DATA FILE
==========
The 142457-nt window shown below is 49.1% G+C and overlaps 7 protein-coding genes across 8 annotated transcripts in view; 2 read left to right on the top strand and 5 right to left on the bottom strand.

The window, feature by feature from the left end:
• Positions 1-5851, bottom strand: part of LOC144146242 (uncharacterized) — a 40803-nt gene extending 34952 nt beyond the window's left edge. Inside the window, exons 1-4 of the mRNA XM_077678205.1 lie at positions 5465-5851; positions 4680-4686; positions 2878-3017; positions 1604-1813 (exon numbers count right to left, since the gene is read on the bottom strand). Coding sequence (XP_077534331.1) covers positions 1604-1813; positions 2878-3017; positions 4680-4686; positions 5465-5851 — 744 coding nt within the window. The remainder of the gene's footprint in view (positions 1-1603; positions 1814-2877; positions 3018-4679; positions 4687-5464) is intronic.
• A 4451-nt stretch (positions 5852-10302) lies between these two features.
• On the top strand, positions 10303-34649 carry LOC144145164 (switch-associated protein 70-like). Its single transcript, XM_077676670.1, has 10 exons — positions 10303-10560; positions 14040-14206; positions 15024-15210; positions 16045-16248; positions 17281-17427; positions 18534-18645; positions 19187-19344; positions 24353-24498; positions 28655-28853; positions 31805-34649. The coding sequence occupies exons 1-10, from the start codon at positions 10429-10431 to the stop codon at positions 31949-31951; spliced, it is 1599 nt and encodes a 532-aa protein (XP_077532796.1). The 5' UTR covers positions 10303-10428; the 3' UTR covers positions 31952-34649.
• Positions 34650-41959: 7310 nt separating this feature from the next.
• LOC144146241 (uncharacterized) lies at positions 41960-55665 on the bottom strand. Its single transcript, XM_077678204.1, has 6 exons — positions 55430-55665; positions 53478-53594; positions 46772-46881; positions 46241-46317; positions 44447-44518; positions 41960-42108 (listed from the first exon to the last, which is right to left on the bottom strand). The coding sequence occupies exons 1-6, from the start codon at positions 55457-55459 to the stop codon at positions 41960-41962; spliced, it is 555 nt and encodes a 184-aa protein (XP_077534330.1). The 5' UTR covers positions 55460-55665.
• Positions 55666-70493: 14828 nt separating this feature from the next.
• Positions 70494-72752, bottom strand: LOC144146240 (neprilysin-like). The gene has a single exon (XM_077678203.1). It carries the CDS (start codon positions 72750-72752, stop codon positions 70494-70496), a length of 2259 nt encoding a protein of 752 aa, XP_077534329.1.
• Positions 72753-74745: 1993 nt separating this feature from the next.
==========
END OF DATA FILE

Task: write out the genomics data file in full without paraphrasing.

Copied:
The 142457-nt window shown below is 49.1% G+C and overlaps 7 protein-coding genes across 8 annotated transcripts in view; 2 read left to right on the top strand and 5 right to left on the bottom strand.

The window, feature by feature from the left end:
• Positions 1-5851, bottom strand: part of LOC144146242 (uncharacterized) — a 40803-nt gene extending 34952 nt beyond the window's left edge. Inside the window, exons 1-4 of the mRNA XM_077678205.1 lie at positions 5465-5851; positions 4680-4686; positions 2878-3017; positions 1604-1813 (exon numbers count right to left, since the gene is read on the bottom strand). Coding sequence (XP_077534331.1) covers positions 1604-1813; positions 2878-3017; positions 4680-4686; positions 5465-5851 — 744 coding nt within the window. The remainder of the gene's footprint in view (positions 1-1603; positions 1814-2877; positions 3018-4679; positions 4687-5464) is intronic.
• A 4451-nt stretch (positions 5852-10302) lies between these two features.
• On the top strand, positions 10303-34649 carry LOC144145164 (switch-associated protein 70-like). Its single transcript, XM_077676670.1, has 10 exons — positions 10303-10560; positions 14040-14206; positions 15024-15210; positions 16045-16248; positions 17281-17427; positions 18534-18645; positions 19187-19344; positions 24353-24498; positions 28655-28853; positions 31805-34649. The coding sequence occupies exons 1-10, from the start codon at positions 10429-10431 to the stop codon at positions 31949-31951; spliced, it is 1599 nt and encodes a 532-aa protein (XP_077532796.1). The 5' UTR covers positions 10303-10428; the 3' UTR covers positions 31952-34649.
• Positions 34650-41959: 7310 nt separating this feature from the next.
• LOC144146241 (uncharacterized) lies at positions 41960-55665 on the bottom strand. Its single transcript, XM_077678204.1, has 6 exons — positions 55430-55665; positions 53478-53594; positions 46772-46881; positions 46241-46317; positions 44447-44518; positions 41960-42108 (listed from the first exon to the last, which is right to left on the bottom strand). The coding sequence occupies exons 1-6, from the start codon at positions 55457-55459 to the stop codon at positions 41960-41962; spliced, it is 555 nt and encodes a 184-aa protein (XP_077534330.1). The 5' UTR covers positions 55460-55665.
• Positions 55666-70493: 14828 nt separating this feature from the next.
• Positions 70494-72752, bottom strand: LOC144146240 (neprilysin-like). The gene has a single exon (XM_077678203.1). It carries the CDS (start codon positions 72750-72752, stop codon positions 70494-70496), a length of 2259 nt encoding a protein of 752 aa, XP_077534329.1.
• Positions 72753-74745: 1993 nt separating this feature from the next.